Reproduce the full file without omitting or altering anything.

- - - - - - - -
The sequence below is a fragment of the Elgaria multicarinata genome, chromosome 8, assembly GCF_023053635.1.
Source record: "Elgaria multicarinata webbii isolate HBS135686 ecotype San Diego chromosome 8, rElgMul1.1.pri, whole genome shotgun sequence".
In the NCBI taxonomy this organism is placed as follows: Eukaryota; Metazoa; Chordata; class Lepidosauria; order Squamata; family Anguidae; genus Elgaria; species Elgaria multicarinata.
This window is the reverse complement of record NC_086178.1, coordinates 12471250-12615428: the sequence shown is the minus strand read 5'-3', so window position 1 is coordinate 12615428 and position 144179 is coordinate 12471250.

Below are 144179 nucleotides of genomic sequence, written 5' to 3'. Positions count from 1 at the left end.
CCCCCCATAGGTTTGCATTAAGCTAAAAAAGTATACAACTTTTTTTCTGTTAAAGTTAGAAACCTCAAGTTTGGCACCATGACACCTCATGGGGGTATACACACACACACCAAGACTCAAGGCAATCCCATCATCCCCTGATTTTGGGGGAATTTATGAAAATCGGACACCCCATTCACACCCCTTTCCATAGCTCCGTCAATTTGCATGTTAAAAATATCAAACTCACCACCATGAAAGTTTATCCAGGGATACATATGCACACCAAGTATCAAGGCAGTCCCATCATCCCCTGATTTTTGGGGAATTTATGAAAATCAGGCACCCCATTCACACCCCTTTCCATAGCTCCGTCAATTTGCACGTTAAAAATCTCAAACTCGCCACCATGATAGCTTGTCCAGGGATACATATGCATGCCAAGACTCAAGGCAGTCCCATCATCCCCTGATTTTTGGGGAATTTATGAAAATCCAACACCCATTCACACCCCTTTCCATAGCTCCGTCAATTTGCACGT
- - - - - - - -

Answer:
The sequence below is a fragment of the Elgaria multicarinata genome, chromosome 8, assembly GCF_023053635.1.
Source record: "Elgaria multicarinata webbii isolate HBS135686 ecotype San Diego chromosome 8, rElgMul1.1.pri, whole genome shotgun sequence".
In the NCBI taxonomy this organism is placed as follows: Eukaryota; Metazoa; Chordata; class Lepidosauria; order Squamata; family Anguidae; genus Elgaria; species Elgaria multicarinata.
This window is the reverse complement of record NC_086178.1, coordinates 12471250-12615428: the sequence shown is the minus strand read 5'-3', so window position 1 is coordinate 12615428 and position 144179 is coordinate 12471250.

Below are 144179 nucleotides of genomic sequence, written 5' to 3'. Positions count from 1 at the left end.
CCCCCCATAGGTTTGCATTAAGCTAAAAAAGTATACAACTTTTTTTCTGTTAAAGTTAGAAACCTCAAGTTTGGCACCATGACACCTCATGGGGGTATACACACACACACCAAGACTCAAGGCAATCCCATCATCCCCTGATTTTGGGGGAATTTATGAAAATCGGACACCCCATTCACACCCCTTTCCATAGCTCCGTCAATTTGCATGTTAAAAATATCAAACTCACCACCATGAAAGTTTATCCAGGGATACATATGCACACCAAGTATCAAGGCAGTCCCATCATCCCCTGATTTTTGGGGAATTTATGAAAATCAGGCACCCCATTCACACCCCTTTCCATAGCTCCGTCAATTTGCACGTTAAAAATCTCAAACTCGCCACCATGATAGCTTGTCCAGGGATACATATGCATGCCAAGACTCAAGGCAGTCCCATCATCCCCTGATTTTTGGGGAATTTATGAAAATCCAACACCCATTCACACCCCTTTCCATAGCTCCGTCAATTTGCACGT